Values and vision
New leaders add vibrant energy, and a wealth of ideas, to the St. Kate’s community.
By Julie Kendrick
The start of the fall semester brought three important additions to St. Catherine University: Bea Abdallah, vice president for external relations; Kimberly Johnson, director of adult learning; and Randall Schroeder, head of libraries.
The three bring a wealth of experience to their new positions and already are busy meeting people and generating fresh ideas.
Bea Abdallah comes to St. Kate’s with decades of experience as a development director and vice president at institutions such as Mount Mercy University and the University of North Dakota, where she ran advancement, alumni relations and marketing for the School of Medicine and Health Sciences, among other roles. Most recently she was senior major gifts officer at Fairview Foundation in Minneapolis.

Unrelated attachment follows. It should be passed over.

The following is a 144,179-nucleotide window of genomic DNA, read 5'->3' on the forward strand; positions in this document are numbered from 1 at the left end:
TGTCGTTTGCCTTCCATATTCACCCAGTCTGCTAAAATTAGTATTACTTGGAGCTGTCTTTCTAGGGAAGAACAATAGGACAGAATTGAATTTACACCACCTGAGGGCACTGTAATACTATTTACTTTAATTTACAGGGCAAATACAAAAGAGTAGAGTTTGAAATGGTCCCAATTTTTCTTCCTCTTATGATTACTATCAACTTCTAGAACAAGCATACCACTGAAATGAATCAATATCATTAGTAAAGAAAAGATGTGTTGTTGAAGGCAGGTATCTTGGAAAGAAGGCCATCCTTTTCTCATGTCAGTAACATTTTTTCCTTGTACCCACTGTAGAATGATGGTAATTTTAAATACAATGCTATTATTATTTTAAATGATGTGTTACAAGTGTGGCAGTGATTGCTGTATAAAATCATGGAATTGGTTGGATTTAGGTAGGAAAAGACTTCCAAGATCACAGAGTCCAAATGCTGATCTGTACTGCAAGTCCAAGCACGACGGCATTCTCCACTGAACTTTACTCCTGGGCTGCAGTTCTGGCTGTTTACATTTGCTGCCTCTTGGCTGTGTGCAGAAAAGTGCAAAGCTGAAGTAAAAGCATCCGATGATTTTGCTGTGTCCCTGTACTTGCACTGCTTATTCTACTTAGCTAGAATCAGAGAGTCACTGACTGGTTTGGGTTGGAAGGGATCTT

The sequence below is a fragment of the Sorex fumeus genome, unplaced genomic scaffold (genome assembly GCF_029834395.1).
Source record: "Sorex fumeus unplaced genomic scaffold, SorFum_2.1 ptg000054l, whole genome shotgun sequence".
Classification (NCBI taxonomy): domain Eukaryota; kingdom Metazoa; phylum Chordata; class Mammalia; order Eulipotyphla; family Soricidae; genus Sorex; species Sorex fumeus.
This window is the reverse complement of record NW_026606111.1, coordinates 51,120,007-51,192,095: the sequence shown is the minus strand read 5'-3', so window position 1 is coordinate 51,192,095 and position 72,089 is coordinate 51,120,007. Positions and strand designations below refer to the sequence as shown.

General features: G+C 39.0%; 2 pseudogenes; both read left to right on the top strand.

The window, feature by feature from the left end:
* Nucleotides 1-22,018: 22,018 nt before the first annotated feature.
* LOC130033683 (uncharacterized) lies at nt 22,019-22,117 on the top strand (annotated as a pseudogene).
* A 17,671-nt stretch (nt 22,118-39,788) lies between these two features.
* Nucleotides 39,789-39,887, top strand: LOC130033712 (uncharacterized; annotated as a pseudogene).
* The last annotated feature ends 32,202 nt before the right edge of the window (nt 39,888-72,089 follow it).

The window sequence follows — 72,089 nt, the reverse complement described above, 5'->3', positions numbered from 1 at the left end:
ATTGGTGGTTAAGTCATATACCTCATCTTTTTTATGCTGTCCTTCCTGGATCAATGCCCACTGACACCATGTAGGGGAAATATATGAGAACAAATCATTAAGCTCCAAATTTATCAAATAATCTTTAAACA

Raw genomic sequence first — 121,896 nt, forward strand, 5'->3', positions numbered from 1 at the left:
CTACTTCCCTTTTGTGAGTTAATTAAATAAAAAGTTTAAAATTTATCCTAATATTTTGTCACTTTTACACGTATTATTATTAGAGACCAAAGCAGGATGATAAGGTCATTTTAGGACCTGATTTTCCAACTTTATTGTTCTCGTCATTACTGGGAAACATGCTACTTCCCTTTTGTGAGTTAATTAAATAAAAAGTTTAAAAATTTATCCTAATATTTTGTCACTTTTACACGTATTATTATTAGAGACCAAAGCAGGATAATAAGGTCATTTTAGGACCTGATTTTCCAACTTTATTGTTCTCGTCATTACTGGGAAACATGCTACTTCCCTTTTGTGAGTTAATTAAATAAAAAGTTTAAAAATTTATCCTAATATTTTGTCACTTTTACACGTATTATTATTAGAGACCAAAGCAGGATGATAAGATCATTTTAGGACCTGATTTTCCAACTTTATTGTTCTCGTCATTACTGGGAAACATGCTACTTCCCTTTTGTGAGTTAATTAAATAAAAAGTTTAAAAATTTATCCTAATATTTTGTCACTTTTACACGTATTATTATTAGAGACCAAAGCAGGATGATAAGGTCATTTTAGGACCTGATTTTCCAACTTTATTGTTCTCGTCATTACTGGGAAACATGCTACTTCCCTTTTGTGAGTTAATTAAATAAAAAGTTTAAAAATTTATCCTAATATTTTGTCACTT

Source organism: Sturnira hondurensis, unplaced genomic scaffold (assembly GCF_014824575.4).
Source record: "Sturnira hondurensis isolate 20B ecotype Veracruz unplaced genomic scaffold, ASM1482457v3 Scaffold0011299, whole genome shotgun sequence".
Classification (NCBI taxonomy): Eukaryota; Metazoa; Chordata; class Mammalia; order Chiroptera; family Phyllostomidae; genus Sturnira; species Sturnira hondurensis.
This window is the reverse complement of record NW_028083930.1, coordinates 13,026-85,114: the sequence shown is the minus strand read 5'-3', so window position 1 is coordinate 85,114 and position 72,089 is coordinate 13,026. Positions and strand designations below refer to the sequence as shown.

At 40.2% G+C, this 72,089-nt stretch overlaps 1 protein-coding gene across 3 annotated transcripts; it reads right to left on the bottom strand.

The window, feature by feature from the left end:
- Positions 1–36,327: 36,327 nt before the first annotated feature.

“Bea is a leader of significant talent and experience,” said President Andrea Lee, IHM, upon Abdallah’s appointment in July. “Her broad-based experience in healthcare, education and business will help extend the reach and visibility of the University and attract new resources to support our 2020 Vision strategic plan.”
As vice president for external relations, a cabinet-level position, Abdallah oversees alumnae relations, development, and marketing and communications. “I feel deeply privileged to have the opportunity to serve the mission of St. Catherine,” she says. “What we do here at St. Kate’s is so influential in fields like healthcare, education and leadership development. We have an opportunity to affect the future of our country.”